Monday, August 19, 2013

James Joyce's Ulysses: Chapter 4, Calypso


The first three chapters of Joyce's Ulysses are focused on Stephen Dedalus, who represents Odysseus's son Telemachus. These chapters parallel the first four books of the Odyssey, known as the Telemachiad. In chapter four of Ulysses, Joyce at last introduces his main character, Leopold Bloom, who represents Odysseus. Right away, Bloom reveals himself to be a very different type of man then Stephen. Unlike the fastidious, squeamish Stephen, Joyce describes Bloom as a man who "ate with relish the inner organs of beasts and fowls" and liked "thick giblet soup, nutty gizzards, a stuffed roast heart, liverslices fried with crustcrumbs, fried hencodss roes" and especially grilled mutton kidneys.  Bloom's love of organ meats likely refers to the many descriptions of feasting that occur in Homer's epics where heroes eat roast meats, especially organs and innards, after a sacrifice to the gods. It also shows that Bloom is a heartier, earthier character than Stephen, and it indicates that he is a more mature adult than him as well.
Bloom begins his morning by making tea and breakfast for his wife, and feeding his cat, who he alternately admires and mocks. He buys a pork kidney at the butcher's for his own breakfast. On his way home, he feels a moment of bareness, possibly as he thinks about (or avoids thinking about) his wife's imminent affair and the history of his people. Bloom is a Jew, one of "the oldest people" who "wandered far away over all the earth, captivity to captivity." Bloom's Jewishness makes him a wanderer, and further links him to that great wayfarer Odysseus, who was held captive many times along his journey as well. Bloom's sense of captivity reflects the chapter title, Calypso, the name of the goddess who held Odysseus captive for seven years on her island.



Once he returns home, Bloom gets the mail, which includes a letter and a card from his daughter, and a letter to his wife from Blazes Boylan, her lover. His brings his wife her tea and makes the kidney for his breakfast. His wife Molly asks him about a word she's read, metempsychosis, and Bloom tells her it means "the transmigration of souls" or reincarnation. The idea that souls themselves can travel around further reflects the chapter's theme of wandering, and the beginning of Bloom's journey.

After talking to his wife, Bloom eats his kidney (which he's accidentally burnt a little) and reads the letter from his daughter. He remembers the day she was born, and that reminds him of the day his lost son Rudy was born (and died). His thoughts about his daughter's youth and promise gradually transition to thoughts about her mother, his wife Molly. He feels "a soft qualm, regret, [flow] down his backbone, increasing." Bloom regrets that his wife is going to have an affair, but when he considers preventing it, he thinks it's "useless to move now."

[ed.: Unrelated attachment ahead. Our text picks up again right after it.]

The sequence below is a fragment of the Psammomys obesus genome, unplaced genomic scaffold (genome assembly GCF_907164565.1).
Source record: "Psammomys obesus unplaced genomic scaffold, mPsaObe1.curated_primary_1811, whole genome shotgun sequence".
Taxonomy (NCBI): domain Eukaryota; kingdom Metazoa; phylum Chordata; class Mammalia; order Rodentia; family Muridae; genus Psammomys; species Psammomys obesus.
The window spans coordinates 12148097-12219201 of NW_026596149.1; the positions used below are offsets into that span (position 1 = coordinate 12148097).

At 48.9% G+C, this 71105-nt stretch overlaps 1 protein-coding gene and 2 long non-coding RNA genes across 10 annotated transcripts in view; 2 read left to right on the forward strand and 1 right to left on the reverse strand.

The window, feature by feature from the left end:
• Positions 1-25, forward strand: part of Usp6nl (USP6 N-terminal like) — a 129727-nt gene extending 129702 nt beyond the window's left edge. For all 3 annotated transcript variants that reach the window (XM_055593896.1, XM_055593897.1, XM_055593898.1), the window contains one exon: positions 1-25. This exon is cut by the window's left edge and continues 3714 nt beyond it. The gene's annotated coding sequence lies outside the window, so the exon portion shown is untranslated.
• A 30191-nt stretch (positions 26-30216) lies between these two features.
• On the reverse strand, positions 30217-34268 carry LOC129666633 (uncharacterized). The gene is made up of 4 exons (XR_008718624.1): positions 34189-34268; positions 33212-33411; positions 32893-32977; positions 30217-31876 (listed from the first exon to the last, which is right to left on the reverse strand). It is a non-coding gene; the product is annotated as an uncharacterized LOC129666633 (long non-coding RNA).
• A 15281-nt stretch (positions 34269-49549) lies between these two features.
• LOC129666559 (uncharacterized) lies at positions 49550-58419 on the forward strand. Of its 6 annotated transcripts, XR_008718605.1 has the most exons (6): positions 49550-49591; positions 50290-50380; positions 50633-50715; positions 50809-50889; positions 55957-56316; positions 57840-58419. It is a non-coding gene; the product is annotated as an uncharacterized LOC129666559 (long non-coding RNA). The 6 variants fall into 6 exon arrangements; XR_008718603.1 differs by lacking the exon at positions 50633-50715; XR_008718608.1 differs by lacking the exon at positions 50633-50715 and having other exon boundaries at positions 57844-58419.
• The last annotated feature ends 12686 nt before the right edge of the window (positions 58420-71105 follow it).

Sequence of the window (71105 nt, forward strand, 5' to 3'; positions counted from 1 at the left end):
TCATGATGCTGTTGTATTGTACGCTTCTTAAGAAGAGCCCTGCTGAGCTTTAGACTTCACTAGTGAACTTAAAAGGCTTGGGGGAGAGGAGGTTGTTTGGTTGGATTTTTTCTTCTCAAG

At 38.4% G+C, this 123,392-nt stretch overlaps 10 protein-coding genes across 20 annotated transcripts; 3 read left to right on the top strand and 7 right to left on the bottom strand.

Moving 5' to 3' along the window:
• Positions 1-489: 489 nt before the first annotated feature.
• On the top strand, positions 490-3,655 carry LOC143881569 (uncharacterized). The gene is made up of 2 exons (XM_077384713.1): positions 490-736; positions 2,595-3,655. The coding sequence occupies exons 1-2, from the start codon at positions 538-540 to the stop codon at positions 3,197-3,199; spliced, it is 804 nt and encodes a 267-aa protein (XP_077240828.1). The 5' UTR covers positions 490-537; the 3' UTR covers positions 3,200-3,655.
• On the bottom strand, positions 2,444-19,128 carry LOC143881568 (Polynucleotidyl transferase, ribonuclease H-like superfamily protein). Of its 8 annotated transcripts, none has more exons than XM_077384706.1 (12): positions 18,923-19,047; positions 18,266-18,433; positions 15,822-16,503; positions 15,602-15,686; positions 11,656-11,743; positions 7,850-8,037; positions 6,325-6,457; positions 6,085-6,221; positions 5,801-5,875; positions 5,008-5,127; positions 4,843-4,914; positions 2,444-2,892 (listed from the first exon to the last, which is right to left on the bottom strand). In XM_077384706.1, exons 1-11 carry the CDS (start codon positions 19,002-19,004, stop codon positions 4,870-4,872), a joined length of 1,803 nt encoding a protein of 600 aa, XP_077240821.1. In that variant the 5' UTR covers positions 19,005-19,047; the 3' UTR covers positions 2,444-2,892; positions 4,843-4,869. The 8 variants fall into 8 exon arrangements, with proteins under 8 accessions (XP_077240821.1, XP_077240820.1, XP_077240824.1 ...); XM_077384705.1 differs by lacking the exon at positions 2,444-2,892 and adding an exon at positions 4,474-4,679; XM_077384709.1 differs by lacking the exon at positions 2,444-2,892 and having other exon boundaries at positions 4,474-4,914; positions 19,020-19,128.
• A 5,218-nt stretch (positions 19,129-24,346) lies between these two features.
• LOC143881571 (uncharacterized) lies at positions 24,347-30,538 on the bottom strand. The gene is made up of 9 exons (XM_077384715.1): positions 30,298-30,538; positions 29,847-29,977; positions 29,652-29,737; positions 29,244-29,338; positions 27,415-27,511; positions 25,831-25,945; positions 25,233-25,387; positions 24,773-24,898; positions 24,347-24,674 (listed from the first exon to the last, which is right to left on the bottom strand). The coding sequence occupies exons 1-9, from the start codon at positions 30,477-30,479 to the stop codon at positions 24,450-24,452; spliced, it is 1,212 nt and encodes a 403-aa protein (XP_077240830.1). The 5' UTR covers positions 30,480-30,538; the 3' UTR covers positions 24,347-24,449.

Having finished his breakfast, Bloom now feels heavy and full, so he gets a paper to go read on the toilet. This is one of the scenes in Ulysses that was considered shocking and vulgar at the time, since literature had never really depicted people going to the bathroom before. As he finishes up, Bloom once more remembers casual moments with his wife--watching her dress, washing her teeth, but his homey reverie is interrupted when he remembers her asking about Blazes Boylan. Bloom wipes himself with the "prize story" he'd been reading (a sly commentary on the state of literature?), checks to make sure his trousers look neat, then heads off to prepare for a funeral.

Blogs for James Joyce's Ulysses: 



Blog Posts for James Joyce's A Portrait of the Artist as a Young Man:

Chapter Two
Chapter Three
Chapter Four
Chapter Five

Blog Posts for James Joyce's Dubliners:

"The Sisters" and "An Encounter"

"After the Race" and "Two Gallants"

"A Little Cloud" and "Counterparts"

"Clay" and "A Painful Case"

"Ivy Day in the Committee Room"

"A Mother"

"Grace"

"The Dead"
 

2 comments:

  1. Hi. Nicely written post. I've always wanted to read James Joyce's books. Now I'm going to put Ulysses at the top of the list.

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    1. Thanks! It's a great book, and more approachable than people think. Let me know how it goes once you start reading it.

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